5. As a songwriter, keep it simple.

The most informative musician and educator I had in school always said that a song is a question and answer, that's all there is. These are our questions, and then there's an answer. Think of the nature of conversation and certain questions and how certain answers are quite complicated and need some explainingsame thing for a musical phrase. I think that's what songwriting is to me.

6. Show up and work, even when it’s bad.

The only real secret to it is just showing up. On a Monday, you might be a total genius, but a Tuesday, you're an idiot. “I thought I was supposed to be some kind of master.” But that's just life. I think every single person is subject to that. I don't think there's a person who always throws out genius. Don't be too hard on yourself. Just keep making stuff. Before you know it, you'll have something you really like and you'll be able to share it without wincing.

7. Keep music and business separate.

Art and commerce are like oil and water and ultimately don't really blend. I've heard other people say that it's good to compartmentalize your energy and take time to do no business stuff. I quite like that.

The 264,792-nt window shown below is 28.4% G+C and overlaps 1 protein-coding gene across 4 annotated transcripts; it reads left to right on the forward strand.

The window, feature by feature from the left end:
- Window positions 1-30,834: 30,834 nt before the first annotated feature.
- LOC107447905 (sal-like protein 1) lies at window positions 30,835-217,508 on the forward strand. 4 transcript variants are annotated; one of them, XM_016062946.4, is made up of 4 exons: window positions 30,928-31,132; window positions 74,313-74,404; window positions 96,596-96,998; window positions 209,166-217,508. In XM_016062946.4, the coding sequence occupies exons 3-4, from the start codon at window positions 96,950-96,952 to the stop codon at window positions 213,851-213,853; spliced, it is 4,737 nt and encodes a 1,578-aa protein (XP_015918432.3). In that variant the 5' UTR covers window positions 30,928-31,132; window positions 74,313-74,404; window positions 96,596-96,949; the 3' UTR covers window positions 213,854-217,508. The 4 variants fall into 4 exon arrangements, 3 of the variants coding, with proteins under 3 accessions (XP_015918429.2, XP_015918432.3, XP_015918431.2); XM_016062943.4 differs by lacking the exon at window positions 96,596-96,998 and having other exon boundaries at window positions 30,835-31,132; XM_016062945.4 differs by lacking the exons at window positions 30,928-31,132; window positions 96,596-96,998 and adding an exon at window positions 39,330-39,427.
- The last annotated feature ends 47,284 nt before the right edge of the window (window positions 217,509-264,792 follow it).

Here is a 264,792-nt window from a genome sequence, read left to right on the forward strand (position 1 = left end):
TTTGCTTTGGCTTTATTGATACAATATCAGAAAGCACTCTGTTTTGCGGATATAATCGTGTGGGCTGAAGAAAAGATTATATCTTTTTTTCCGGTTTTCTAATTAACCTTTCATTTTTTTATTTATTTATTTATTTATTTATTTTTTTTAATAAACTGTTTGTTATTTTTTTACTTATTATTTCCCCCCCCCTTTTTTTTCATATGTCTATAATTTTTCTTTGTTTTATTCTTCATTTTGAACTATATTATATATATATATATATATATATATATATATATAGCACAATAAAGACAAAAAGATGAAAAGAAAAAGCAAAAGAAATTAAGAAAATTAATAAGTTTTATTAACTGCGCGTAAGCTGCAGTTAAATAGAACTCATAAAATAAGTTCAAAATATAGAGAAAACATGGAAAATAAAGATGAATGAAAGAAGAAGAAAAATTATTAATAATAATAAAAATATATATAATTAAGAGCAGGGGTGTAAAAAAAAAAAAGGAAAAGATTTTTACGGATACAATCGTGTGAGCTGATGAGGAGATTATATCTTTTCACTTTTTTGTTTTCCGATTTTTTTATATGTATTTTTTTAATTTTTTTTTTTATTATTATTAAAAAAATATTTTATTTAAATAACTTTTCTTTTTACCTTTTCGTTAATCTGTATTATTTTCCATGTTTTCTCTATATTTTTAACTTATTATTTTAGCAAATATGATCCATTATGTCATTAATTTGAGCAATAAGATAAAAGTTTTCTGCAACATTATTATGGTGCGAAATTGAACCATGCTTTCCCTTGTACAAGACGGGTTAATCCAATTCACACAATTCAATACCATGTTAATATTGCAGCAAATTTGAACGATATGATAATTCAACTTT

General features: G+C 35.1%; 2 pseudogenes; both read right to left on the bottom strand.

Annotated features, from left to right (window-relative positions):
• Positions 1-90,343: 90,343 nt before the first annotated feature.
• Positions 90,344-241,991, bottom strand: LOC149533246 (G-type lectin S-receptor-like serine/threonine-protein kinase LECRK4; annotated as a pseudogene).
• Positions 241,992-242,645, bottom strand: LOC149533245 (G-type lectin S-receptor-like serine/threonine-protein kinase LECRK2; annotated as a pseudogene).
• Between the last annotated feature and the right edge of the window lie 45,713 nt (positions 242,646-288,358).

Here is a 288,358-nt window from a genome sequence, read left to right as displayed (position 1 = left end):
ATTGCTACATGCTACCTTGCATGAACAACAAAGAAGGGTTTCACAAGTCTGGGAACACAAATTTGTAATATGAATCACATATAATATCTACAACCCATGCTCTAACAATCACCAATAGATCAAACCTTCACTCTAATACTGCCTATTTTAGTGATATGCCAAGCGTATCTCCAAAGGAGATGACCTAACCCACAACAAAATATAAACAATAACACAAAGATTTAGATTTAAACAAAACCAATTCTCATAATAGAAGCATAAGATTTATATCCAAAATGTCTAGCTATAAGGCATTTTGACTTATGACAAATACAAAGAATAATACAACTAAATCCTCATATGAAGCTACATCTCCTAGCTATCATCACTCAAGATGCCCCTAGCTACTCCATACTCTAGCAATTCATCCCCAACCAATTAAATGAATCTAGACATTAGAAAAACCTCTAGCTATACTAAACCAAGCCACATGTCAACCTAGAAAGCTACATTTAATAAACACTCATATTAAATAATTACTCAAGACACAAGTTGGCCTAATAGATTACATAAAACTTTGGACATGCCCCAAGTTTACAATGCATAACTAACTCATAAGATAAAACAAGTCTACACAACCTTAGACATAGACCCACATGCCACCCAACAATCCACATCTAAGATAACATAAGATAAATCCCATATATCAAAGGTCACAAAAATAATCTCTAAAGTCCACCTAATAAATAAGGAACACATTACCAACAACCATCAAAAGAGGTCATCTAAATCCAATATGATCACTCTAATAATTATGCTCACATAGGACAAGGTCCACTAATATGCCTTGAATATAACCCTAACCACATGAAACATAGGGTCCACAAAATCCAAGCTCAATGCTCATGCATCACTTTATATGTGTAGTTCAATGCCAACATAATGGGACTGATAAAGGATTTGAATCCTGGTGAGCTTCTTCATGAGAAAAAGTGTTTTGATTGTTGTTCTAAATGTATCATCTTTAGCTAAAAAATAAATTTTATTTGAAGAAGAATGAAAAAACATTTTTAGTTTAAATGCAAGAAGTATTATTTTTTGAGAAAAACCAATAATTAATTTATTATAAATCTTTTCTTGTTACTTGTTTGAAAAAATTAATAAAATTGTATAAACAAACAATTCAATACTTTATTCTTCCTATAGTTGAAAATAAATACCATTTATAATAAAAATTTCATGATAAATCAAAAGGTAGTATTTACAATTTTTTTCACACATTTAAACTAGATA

8. Know before you sign.

The same advice for music is good for any deal. Before you sign on the dotted line, know what you're signing. That's all. Have someone who can explain it to you who's not involved in getting money out of the deal, someone who will break it down for you so you can know what the terms are, what the master recording is, what the publishing really is, and when you can see the layers and layers; then you can field different deals that come your way and think, "I don't really need that."

Contracts are there to bind you. That's what they do. If you're not into the bind, then don't do it. Some people like bondage. Tie me up, tie me down. Who am I to judge?

9. Don’t go crazy on the road.

Try to stay relatively sober. I remember going on tour and just getting really wrecked, and the problem with thatnighttime after the gig is amazing, but the next day, the travel day is hell, sound check is hell, all that stuff is just shit.

Also, just treat people well. I think not disrespecting everyone and being a good person is a fundamental rule of being on the road, just being a decent human being and trying to not be a mess because it leaves a really crazy trail behind you, and people remember you. Every person you interact with can potentially remember you, so don't leave a bad taste in people's mouths. Think carefully.

10. Stay curious.

I'm still really curious. I'm surrounded by musical instruments, and I don't have enough time in the day. If you're genuinely curious about more than just being a star or something, then you're going to have no problem staying engaged. There's a fascination that is deep with anything, with any art. You're humbled by how the simplest things can just be sublime. Chasing those goosebumps is a completely addicting process. I'm basically chasing the goosebumps until I die.


Steven J. Horowitz is a freelance writer based in Los Angeles.